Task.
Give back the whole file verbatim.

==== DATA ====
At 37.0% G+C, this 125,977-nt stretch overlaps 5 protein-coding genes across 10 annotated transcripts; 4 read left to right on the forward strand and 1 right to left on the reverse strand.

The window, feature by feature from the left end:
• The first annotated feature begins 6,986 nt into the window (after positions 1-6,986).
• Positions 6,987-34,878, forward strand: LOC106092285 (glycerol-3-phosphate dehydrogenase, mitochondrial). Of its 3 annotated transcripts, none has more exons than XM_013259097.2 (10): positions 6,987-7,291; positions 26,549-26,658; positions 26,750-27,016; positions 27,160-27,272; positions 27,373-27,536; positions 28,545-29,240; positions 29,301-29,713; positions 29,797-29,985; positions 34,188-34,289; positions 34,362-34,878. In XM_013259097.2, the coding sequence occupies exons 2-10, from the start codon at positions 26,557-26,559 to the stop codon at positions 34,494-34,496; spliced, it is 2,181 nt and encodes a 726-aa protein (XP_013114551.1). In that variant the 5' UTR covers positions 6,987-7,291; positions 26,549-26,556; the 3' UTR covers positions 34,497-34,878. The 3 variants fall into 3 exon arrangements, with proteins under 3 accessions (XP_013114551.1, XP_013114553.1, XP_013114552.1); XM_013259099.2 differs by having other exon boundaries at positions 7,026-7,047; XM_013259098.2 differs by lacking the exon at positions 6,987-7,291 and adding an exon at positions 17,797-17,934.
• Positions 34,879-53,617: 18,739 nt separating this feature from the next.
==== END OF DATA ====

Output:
At 37.0% G+C, this 125,977-nt stretch overlaps 5 protein-coding genes across 10 annotated transcripts; 4 read left to right on the forward strand and 1 right to left on the reverse strand.

The window, feature by feature from the left end:
• The first annotated feature begins 6,986 nt into the window (after positions 1-6,986).
• Positions 6,987-34,878, forward strand: LOC106092285 (glycerol-3-phosphate dehydrogenase, mitochondrial). Of its 3 annotated transcripts, none has more exons than XM_013259097.2 (10): positions 6,987-7,291; positions 26,549-26,658; positions 26,750-27,016; positions 27,160-27,272; positions 27,373-27,536; positions 28,545-29,240; positions 29,301-29,713; positions 29,797-29,985; positions 34,188-34,289; positions 34,362-34,878. In XM_013259097.2, the coding sequence occupies exons 2-10, from the start codon at positions 26,557-26,559 to the stop codon at positions 34,494-34,496; spliced, it is 2,181 nt and encodes a 726-aa protein (XP_013114551.1). In that variant the 5' UTR covers positions 6,987-7,291; positions 26,549-26,556; the 3' UTR covers positions 34,497-34,878. The 3 variants fall into 3 exon arrangements, with proteins under 3 accessions (XP_013114551.1, XP_013114553.1, XP_013114552.1); XM_013259099.2 differs by having other exon boundaries at positions 7,026-7,047; XM_013259098.2 differs by lacking the exon at positions 6,987-7,291 and adding an exon at positions 17,797-17,934.
• Positions 34,879-53,617: 18,739 nt separating this feature from the next.